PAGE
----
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Monday, 23rd March 2015

Pushed to the Limit and Beyond: A Year into the Largest Ever Ebola Outbreak

Source: Médecins Sans Frontières

From the Introduction:

We are now a year into the deadliest Ebola outbreak the world has ever seen, with at least 24,000 people infected and more than
10,000 deaths. Ebola has destroyed lives and families, left deep scars, and ripped at the social and economic fabric of Guinea, Liberia and Sierra Leone.

The virus cut a vast swathe through the three countries, in a cross-border geographical spread never seen before. Fear and panic set in, the sick and their families were desperate, and national health workers and MSF teams were overwhelmed and exhausted. Medical workers are not trained to deal with at least 50 percent of their patients dying from a disease for which no treatments exist. Nevertheless, the world at first ignored the calls for help and then belatedly decided to act. Meanwhile,months were wasted and lives were lost. No one knows the true number of deaths the epidemic will have ultimately caused: the resulting collapse of health services means that untreated malaria, complicated deliveries and car crashes will have multiplied the direct Ebola deaths many times over.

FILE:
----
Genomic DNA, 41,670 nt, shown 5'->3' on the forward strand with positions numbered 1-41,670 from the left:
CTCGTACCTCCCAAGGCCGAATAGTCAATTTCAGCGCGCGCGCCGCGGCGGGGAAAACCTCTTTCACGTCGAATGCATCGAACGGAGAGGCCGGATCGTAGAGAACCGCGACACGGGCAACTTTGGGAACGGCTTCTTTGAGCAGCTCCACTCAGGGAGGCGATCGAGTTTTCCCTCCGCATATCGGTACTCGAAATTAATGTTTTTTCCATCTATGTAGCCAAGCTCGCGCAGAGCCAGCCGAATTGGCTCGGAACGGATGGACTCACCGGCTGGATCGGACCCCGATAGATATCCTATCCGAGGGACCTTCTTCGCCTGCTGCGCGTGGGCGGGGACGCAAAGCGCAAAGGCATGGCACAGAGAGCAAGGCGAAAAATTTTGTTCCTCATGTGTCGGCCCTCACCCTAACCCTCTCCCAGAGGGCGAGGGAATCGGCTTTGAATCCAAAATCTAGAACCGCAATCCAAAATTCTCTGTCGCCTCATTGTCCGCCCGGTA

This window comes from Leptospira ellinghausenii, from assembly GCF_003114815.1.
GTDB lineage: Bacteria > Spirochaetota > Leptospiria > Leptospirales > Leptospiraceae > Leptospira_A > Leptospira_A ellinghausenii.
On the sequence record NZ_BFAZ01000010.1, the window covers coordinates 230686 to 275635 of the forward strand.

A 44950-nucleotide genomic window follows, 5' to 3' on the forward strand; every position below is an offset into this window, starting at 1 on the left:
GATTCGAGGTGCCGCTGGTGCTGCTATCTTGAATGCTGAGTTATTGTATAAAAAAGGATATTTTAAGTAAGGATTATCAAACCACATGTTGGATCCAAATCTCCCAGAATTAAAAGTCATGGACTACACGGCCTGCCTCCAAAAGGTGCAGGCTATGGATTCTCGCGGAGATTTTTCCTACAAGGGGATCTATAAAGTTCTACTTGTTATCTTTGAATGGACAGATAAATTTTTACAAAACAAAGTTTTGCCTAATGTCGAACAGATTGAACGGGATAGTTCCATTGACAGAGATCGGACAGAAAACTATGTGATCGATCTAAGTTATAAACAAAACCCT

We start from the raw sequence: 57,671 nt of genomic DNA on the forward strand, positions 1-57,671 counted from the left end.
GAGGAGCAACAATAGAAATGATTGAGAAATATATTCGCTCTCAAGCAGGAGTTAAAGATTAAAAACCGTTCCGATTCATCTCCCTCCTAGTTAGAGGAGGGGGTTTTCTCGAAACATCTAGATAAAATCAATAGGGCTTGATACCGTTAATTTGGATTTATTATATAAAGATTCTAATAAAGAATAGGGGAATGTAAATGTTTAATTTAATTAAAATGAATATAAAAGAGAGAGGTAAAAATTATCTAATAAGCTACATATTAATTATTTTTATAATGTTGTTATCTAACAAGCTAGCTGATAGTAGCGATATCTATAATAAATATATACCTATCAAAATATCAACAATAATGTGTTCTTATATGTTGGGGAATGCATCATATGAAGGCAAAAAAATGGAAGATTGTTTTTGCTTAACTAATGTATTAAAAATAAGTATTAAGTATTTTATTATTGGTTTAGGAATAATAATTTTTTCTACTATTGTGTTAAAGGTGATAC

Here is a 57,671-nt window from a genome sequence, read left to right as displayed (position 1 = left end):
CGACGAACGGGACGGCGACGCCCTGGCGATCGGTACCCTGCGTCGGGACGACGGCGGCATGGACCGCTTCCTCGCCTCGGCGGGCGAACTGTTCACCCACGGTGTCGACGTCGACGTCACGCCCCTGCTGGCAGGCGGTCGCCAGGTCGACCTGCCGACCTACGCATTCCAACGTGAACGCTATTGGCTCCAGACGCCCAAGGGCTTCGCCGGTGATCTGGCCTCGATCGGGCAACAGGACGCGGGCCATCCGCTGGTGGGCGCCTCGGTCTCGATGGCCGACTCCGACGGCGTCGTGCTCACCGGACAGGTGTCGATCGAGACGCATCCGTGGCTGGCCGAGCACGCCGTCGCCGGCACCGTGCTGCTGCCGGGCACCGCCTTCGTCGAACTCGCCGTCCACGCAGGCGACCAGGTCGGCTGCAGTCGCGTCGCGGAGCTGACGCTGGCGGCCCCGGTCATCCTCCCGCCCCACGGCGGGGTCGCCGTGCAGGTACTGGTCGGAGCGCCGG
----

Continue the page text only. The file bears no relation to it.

A year later, the atmosphere of fear and the level of misinformation still circulating continue to hamper the ability to halt the virus. In Sierra Leone, hot-spots persist, while in Guinea health workers come under violent attack due to ongoing mistrust and fear. Encouragingly, Liberia has seen the sharpest decline in cases, yet the country will remain at risk while Ebola lives on in neighbouring Guinea and Sierra Leone.

+ Direct link to Report (PDF; 916 KB)

+ Press Release



Having begun his career in academic libraries, Adrian Janes has subsequently worked extensively in public libraries, chiefly in enquiry work as an Information Services librarian. In this role he has had particular responsibility for information from both the UK Government and the European Union. He wrote a detailed report on sources for the latter which was published by FreePint in 2007, and has contributed articles to FreePint and ResourceShelf. He is involved in training in information literacy and the use of online reference resources.

A Contributing Editor to DocuTicker, he also write reviews for Pennyblackmusic.

More articles by Adrian Janes »

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